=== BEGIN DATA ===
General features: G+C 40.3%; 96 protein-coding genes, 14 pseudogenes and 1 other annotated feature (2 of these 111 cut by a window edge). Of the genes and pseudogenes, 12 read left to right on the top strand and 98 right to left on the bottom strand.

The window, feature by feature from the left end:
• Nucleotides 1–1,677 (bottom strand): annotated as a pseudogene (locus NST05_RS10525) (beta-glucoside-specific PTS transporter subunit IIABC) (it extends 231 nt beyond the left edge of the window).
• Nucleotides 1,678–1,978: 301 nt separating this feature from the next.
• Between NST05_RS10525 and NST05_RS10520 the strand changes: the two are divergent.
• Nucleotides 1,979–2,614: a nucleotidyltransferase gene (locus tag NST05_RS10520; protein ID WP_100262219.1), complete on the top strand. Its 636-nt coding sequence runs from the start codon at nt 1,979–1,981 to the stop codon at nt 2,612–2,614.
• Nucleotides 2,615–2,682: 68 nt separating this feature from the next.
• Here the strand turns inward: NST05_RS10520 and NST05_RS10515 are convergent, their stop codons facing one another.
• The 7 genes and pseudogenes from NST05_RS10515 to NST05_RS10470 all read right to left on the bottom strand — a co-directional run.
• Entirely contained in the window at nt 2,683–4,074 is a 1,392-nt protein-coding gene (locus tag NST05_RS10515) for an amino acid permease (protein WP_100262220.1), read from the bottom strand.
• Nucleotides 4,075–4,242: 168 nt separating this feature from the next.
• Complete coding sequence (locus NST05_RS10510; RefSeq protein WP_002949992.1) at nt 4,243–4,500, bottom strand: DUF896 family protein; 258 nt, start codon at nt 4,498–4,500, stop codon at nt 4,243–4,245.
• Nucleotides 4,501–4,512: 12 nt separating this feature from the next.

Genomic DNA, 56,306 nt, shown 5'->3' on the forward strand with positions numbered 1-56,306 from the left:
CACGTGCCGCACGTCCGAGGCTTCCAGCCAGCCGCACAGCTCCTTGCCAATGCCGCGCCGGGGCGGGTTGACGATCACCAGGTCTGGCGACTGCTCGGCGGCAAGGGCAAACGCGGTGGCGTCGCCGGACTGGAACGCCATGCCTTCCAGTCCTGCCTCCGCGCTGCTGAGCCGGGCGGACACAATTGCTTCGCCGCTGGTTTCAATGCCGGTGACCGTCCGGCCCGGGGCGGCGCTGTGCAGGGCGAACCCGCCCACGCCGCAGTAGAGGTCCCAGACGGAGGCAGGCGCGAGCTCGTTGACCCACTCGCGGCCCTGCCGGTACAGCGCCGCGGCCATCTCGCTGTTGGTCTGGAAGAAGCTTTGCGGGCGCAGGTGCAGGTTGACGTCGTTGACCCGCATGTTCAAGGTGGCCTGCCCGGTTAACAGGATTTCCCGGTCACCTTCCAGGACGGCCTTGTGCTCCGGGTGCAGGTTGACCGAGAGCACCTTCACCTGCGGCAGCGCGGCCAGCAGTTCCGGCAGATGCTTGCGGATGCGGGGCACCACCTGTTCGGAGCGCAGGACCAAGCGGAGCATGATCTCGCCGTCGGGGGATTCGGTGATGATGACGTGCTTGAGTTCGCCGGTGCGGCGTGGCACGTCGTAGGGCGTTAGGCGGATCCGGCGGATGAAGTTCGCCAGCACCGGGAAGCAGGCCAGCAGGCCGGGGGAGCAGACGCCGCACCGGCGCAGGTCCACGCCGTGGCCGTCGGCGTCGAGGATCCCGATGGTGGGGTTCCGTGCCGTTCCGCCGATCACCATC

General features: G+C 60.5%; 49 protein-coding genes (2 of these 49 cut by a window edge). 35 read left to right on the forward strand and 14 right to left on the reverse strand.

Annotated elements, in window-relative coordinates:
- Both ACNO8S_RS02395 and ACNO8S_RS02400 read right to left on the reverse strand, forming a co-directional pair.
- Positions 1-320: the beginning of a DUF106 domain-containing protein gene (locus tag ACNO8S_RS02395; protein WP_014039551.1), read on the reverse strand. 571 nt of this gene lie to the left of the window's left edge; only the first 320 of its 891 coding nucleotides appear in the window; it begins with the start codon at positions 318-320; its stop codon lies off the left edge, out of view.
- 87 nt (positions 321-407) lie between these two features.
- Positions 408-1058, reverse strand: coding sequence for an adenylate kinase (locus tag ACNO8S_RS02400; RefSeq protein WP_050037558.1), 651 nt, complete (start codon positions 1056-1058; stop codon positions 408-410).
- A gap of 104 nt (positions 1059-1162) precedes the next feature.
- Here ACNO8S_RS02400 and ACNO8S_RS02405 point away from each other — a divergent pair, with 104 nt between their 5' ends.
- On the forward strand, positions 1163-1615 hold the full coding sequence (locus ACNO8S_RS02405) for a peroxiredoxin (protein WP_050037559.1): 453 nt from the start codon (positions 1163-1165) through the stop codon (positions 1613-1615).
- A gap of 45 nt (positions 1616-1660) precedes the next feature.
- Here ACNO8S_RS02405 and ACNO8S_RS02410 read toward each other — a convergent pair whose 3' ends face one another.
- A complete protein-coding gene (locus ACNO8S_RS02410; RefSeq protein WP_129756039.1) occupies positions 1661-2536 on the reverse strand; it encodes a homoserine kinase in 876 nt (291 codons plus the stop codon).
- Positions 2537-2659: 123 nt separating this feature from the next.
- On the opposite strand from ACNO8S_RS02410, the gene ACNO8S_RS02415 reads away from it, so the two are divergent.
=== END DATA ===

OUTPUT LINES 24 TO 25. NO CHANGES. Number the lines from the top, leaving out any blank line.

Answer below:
- On the forward strand, positions 1163-1615 hold the full coding sequence (locus ACNO8S_RS02405) for a peroxiredoxin (protein WP_050037559.1): 453 nt from the start codon (positions 1163-1165) through the stop codon (positions 1613-1615).
- A gap of 45 nt (positions 1616-1660) precedes the next feature.